If you are being tested for cancer or are recently diagnosed with cancer, your doctor and care staff will use terms that may be unfamiliar. But you do not have to be overwhelmed. Here are common cancer terms to help you navigate.
A tumor is a grouping of cells that is unusual in some way. Old cells may not die when they are supposed to, or new cells may grow out of control.
A benign tumor is harmless. It does not spread, and it is not cancerous. Most benign tumors do not cause symptoms, and many do not require treatment.
A malignant tumor is cancerous. It has the potential to spread to other areas of the body.
When cancer spreads from its original site to another area of the body, it is called metastasis. Cancer cells may travel through the body in the blood or lymphatic system (tissues and organs that carry white blood cells to fight infection and disease). When cancer has metastasized, it is typically known as stage 4 cancer.
Terms related to stages of cancer
When an oncologist (cancer physician) diagnoses someone with cancer, they assign a stage to the cancer. They use the tumor size and whether it has spread from its original site to determine the cancer stage.
Stage 1 is the earliest cancer stage. The tumor is small and has not spread beyond the original site. Stage 4 is the latest cancer stage. The tumor is large and has spread to distant areas of the body.
Your oncologist will also assign your cancer a grade. The cancer grade reflects how aggressively and quickly the tumor is spreading. Cancer grades range from grade 1 to grade 4. Grade 1 is low-grade—the cancerous cells look almost like normal, healthy cells. Grade 4 means the cells are abnormal and likely growing and spreading quickly.
Terms related to cancer diagnosis
Your oncologist will typically use a series of tests to help diagnose, stage and grade your cancer. Learn more about common cancer screenings.
During this test, you will provide a urine sample in your physician’s office or the hospital. Lab technicians will closely analyze the urine for sugar, protein, and red and white blood cells. Your physician can use this data to diagnose specific types of cancer and learn how cancer affects the body.
Complete blood count (CBC)
A CBC provides a comprehensive analysis of substances in your blood that may indicate the presence of cancer. Your oncologist may also use CBC levels to monitor your health while undergoing cancer treatment.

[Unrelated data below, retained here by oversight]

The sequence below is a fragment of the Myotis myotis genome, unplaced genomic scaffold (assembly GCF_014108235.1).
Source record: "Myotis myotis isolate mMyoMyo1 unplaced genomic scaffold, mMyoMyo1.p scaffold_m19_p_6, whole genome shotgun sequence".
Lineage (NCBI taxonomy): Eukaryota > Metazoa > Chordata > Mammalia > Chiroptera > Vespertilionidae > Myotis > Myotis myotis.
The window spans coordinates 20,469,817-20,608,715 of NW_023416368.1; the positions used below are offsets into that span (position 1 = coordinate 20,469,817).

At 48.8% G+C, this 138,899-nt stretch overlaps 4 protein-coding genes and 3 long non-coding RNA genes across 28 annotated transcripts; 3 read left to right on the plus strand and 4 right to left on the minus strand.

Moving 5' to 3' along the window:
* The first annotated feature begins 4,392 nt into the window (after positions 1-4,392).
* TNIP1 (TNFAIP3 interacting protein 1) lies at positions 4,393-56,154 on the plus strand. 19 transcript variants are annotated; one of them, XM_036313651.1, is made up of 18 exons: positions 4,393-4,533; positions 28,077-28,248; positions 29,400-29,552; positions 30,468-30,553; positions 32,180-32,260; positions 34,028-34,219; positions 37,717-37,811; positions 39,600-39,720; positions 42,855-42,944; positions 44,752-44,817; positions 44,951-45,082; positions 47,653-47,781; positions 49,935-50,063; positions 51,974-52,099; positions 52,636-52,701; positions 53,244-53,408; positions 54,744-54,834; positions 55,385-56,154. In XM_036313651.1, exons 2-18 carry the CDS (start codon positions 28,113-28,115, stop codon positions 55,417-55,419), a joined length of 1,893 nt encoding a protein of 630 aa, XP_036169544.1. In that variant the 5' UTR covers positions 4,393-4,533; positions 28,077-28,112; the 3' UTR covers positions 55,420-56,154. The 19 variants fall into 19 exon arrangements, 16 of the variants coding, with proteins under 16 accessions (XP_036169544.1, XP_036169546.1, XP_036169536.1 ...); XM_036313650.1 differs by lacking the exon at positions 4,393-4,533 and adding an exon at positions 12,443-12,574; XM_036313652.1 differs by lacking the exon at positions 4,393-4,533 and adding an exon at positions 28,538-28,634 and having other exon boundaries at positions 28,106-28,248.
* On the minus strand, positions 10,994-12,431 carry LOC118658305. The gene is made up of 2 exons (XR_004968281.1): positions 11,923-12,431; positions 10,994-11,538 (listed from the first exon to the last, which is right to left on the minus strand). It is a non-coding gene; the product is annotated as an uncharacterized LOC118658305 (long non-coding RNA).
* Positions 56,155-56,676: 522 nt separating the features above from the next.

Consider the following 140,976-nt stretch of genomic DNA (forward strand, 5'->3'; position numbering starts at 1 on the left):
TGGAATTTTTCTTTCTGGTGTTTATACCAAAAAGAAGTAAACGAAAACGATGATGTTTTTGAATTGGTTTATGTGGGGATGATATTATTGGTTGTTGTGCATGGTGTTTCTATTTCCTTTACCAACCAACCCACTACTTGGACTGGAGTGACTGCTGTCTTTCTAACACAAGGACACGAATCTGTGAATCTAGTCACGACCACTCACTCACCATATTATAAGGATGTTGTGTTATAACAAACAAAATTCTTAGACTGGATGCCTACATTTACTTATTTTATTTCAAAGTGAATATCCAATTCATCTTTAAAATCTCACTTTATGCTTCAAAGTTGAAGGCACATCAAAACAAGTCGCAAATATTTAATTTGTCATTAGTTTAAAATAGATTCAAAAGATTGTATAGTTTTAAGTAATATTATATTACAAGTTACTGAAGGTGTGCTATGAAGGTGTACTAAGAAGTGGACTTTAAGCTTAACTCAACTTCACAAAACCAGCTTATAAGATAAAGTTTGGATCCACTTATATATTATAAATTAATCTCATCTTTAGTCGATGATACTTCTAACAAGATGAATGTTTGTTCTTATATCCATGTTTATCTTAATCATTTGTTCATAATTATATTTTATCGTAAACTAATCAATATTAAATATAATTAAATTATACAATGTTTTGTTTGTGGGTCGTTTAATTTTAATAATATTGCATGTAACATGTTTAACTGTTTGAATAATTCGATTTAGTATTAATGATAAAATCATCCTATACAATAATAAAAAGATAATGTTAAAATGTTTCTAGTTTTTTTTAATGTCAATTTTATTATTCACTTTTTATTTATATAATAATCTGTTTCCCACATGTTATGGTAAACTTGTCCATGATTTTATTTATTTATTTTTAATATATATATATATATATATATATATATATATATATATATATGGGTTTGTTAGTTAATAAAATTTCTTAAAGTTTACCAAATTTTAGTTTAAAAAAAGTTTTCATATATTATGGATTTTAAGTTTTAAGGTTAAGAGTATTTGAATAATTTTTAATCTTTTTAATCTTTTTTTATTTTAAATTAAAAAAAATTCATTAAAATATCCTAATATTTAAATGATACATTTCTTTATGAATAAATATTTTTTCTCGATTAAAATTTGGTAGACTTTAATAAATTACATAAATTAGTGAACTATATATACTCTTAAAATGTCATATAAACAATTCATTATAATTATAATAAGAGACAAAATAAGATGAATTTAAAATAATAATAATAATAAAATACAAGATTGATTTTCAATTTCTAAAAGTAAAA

Tumor marker tests
These tests check for substances in the body that cancer may create or the body makes in response to cancer. Your oncologist can use the results of a tumor marker test to help diagnose cancer, determine your treatment plan or check on the success of your treatment.
Computed tomography (CT) scan
A CT scan uses specialized X-rays to create detailed images of the inside of your body from various angles. The CT machine then combines these images to create 3D images. Your oncologist uses these images to obtain details about your tumor(s).
Magnetic resonance imaging (MRI)
This imaging test uses a strong magnet and radio waves to create detailed images of the inside of your body. Your oncologist can use MRI images to pinpoint the exact location of your body's tumor(s).
This specialized imaging scan uses radioactive material to take detailed images of the inside of the body. You’ll receive the radioactive material through an injection (shot) before you undergo the imaging portion of the test.
This nuclear scan focuses on the bones. Your oncologist can use the images from a bone scan to determine if the cancer has spread or damaged your bones.
During this test, your physician removes a small tissue sample (biopsy) from the tumor. They then send the biopsy to the laboratory for close analysis.
Terms related to cancer treatment
Your oncologist uses your cancer grade and stage to help determine the cancer treatment plan they believe will work best for you.
Your prognosis is your chance of recovery after you undergo cancer treatment. Your oncologist uses your overall health and your cancer type, stage and grade to determine your prognosis.
You may need adjuvant therapy or secondary treatment after your primary cancer treatment. Adjuvant therapy aims to reduce the cancer’s chance of recurrence (coming back). Depending on your needs, types of adjuvant therapy include:
- Chemotherapy—cancer-killing drugs.
- Hormone therapy—adding, removing or blocking certain hormones that affect the cancer’s growth.
- Immunotherapy—using your immune system to help fight cancer.
- Radiation therapy—using specialized X-rays to destroy cancer.
This personalized cancer treatment focuses on affecting specific proteins, genes or other molecules within the cancer cells.
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